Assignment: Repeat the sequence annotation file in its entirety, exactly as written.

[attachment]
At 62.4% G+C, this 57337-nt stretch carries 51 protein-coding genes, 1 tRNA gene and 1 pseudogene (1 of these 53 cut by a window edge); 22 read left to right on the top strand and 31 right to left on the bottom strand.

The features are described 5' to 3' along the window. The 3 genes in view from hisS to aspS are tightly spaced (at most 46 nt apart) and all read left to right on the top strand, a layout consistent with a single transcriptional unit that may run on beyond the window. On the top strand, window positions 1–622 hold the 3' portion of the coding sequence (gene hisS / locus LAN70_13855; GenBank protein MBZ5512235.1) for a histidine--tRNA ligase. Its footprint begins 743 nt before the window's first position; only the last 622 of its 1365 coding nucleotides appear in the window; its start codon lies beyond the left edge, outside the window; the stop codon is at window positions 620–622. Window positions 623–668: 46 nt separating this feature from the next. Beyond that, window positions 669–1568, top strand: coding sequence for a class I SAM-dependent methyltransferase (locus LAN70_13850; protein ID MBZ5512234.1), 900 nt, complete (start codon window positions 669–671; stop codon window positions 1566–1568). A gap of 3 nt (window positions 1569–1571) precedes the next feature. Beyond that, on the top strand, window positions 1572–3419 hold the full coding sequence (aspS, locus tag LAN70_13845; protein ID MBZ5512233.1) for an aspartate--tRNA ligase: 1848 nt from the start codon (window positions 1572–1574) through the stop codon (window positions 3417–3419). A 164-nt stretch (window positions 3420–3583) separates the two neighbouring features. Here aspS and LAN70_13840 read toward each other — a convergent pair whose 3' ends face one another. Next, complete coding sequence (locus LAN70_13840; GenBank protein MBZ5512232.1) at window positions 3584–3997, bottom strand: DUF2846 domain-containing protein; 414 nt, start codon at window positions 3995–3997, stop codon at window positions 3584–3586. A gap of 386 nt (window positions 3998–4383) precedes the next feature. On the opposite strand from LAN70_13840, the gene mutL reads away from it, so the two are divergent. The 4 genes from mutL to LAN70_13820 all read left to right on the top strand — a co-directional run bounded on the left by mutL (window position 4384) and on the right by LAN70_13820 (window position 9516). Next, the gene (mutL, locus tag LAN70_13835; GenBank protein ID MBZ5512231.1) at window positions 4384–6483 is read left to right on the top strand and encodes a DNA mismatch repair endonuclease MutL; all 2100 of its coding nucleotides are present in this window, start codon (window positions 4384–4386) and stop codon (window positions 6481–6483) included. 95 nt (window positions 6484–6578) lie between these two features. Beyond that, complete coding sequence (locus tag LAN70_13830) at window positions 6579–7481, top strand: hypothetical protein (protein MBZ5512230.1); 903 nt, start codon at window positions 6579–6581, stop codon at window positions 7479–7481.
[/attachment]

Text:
At 62.4% G+C, this 57337-nt stretch carries 51 protein-coding genes, 1 tRNA gene and 1 pseudogene (1 of these 53 cut by a window edge); 22 read left to right on the top strand and 31 right to left on the bottom strand.

The features are described 5' to 3' along the window. The 3 genes in view from hisS to aspS are tightly spaced (at most 46 nt apart) and all read left to right on the top strand, a layout consistent with a single transcriptional unit that may run on beyond the window. On the top strand, window positions 1–622 hold the 3' portion of the coding sequence (gene hisS / locus LAN70_13855; GenBank protein MBZ5512235.1) for a histidine--tRNA ligase. Its footprint begins 743 nt before the window's first position; only the last 622 of its 1365 coding nucleotides appear in the window; its start codon lies beyond the left edge, outside the window; the stop codon is at window positions 620–622. Window positions 623–668: 46 nt separating this feature from the next. Beyond that, window positions 669–1568, top strand: coding sequence for a class I SAM-dependent methyltransferase (locus LAN70_13850; protein ID MBZ5512234.1), 900 nt, complete (start codon window positions 669–671; stop codon window positions 1566–1568). A gap of 3 nt (window positions 1569–1571) precedes the next feature. Beyond that, on the top strand, window positions 1572–3419 hold the full coding sequence (aspS, locus tag LAN70_13845; protein ID MBZ5512233.1) for an aspartate--tRNA ligase: 1848 nt from the start codon (window positions 1572–1574) through the stop codon (window positions 3417–3419). A 164-nt stretch (window positions 3420–3583) separates the two neighbouring features. Here aspS and LAN70_13840 read toward each other — a convergent pair whose 3' ends face one another. Next, complete coding sequence (locus LAN70_13840; GenBank protein MBZ5512232.1) at window positions 3584–3997, bottom strand: DUF2846 domain-containing protein; 414 nt, start codon at window positions 3995–3997, stop codon at window positions 3584–3586. A gap of 386 nt (window positions 3998–4383) precedes the next feature. On the opposite strand from LAN70_13840, the gene mutL reads away from it, so the two are divergent. The 4 genes from mutL to LAN70_13820 all read left to right on the top strand — a co-directional run bounded on the left by mutL (window position 4384) and on the right by LAN70_13820 (window position 9516). Next, the gene (mutL, locus tag LAN70_13835; GenBank protein ID MBZ5512231.1) at window positions 4384–6483 is read left to right on the top strand and encodes a DNA mismatch repair endonuclease MutL; all 2100 of its coding nucleotides are present in this window, start codon (window positions 4384–4386) and stop codon (window positions 6481–6483) included. 95 nt (window positions 6484–6578) lie between these two features. Beyond that, complete coding sequence (locus tag LAN70_13830) at window positions 6579–7481, top strand: hypothetical protein (protein MBZ5512230.1); 903 nt, start codon at window positions 6579–6581, stop codon at window positions 7479–7481.